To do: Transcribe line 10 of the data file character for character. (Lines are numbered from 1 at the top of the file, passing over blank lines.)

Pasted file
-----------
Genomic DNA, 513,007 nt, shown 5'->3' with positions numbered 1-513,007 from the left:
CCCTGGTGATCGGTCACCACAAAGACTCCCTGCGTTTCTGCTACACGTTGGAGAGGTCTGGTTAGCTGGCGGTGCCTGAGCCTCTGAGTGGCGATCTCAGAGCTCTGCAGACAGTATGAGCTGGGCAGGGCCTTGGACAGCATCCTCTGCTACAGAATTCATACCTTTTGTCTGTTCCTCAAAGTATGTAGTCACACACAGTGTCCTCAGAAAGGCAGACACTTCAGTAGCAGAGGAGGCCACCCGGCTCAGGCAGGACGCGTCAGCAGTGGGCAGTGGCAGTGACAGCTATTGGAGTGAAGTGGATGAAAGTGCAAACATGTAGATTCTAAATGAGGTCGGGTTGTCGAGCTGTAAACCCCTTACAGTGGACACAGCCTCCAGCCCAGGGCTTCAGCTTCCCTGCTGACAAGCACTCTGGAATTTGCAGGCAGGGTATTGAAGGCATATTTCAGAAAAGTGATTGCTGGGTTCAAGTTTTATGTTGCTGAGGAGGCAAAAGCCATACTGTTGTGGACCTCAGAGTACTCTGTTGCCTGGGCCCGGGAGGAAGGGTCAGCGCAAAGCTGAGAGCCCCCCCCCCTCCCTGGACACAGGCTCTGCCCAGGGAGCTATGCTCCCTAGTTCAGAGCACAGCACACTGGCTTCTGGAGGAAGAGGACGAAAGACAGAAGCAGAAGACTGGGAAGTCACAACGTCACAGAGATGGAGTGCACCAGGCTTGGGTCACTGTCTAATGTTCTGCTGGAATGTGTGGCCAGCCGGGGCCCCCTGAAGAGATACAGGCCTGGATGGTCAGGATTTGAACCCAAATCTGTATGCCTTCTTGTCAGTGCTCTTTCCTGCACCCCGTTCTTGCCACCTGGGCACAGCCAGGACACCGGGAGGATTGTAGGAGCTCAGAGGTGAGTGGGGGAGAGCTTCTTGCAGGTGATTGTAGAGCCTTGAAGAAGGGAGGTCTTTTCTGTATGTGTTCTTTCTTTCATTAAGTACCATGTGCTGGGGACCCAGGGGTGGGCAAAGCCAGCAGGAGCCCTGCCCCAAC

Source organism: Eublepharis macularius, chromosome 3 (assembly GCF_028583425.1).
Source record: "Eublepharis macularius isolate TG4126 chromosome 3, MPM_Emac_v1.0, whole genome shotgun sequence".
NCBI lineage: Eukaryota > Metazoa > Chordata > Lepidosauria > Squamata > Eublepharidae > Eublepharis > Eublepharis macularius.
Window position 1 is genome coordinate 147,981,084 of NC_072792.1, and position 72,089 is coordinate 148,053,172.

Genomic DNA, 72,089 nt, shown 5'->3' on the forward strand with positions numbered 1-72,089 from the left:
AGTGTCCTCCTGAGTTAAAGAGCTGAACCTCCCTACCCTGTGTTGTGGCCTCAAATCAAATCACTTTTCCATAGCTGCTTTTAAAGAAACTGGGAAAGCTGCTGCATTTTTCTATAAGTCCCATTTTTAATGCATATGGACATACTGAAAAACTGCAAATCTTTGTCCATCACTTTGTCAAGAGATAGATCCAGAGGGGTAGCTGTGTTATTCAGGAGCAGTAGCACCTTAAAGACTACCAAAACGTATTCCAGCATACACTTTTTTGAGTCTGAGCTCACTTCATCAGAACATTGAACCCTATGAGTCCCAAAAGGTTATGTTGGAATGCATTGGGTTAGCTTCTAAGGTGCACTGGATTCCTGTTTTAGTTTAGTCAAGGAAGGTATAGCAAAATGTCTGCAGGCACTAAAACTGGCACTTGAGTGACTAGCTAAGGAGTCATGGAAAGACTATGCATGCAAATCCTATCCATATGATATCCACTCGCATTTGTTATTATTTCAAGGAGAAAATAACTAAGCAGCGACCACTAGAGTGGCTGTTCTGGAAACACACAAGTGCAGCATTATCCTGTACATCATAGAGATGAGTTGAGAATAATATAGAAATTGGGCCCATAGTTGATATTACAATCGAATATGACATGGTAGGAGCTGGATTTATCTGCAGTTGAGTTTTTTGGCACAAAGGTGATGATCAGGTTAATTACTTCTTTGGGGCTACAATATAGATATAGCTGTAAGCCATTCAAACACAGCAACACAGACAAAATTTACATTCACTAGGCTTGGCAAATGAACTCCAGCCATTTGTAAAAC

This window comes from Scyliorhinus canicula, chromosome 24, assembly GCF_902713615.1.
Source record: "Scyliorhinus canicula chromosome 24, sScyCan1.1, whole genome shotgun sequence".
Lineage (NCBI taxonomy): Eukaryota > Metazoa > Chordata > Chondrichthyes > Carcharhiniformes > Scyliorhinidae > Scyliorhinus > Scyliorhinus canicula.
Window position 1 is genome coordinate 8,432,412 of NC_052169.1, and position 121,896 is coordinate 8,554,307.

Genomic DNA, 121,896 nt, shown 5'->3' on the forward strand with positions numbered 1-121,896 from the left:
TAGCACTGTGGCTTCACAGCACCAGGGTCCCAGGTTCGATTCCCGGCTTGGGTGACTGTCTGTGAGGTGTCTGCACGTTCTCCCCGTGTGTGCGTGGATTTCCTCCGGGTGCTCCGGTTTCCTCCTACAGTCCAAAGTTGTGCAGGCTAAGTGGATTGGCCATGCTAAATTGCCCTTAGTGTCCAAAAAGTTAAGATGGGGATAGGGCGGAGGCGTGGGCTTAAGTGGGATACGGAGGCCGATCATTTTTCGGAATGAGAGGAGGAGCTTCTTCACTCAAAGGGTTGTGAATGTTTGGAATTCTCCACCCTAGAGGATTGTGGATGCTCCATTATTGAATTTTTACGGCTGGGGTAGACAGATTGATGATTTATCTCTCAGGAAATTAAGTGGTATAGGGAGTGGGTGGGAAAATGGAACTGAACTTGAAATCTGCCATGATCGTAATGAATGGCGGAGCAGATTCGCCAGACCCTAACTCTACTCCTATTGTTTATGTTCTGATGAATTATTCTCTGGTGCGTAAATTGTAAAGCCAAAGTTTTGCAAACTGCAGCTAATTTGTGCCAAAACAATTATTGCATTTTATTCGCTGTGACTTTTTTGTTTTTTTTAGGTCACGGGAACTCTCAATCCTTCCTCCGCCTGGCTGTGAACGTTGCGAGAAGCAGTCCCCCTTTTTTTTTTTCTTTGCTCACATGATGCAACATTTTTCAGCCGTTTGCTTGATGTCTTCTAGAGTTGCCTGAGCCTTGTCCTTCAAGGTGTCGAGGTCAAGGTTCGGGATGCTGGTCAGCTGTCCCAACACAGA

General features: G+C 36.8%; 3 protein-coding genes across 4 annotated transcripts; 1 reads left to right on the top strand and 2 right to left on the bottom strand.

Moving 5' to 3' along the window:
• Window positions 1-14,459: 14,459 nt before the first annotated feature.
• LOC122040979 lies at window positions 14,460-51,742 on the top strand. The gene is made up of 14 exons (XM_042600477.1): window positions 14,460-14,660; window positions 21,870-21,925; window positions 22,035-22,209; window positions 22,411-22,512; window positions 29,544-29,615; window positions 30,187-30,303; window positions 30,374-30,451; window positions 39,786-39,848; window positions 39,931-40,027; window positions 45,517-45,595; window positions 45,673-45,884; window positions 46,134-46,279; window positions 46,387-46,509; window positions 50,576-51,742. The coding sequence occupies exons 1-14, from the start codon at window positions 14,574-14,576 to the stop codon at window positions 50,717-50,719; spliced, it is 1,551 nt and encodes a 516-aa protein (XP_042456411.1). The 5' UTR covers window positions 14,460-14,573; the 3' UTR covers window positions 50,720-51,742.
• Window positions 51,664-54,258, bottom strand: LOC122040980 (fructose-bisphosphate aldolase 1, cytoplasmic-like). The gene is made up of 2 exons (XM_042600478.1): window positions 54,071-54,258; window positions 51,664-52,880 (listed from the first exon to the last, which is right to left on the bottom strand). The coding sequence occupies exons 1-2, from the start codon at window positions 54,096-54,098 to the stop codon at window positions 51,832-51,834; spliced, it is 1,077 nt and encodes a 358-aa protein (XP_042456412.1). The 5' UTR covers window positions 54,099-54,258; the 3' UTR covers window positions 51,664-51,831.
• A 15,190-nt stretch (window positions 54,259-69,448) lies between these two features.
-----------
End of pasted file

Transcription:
Source record: "Scyliorhinus canicula chromosome 24, sScyCan1.1, whole genome shotgun sequence".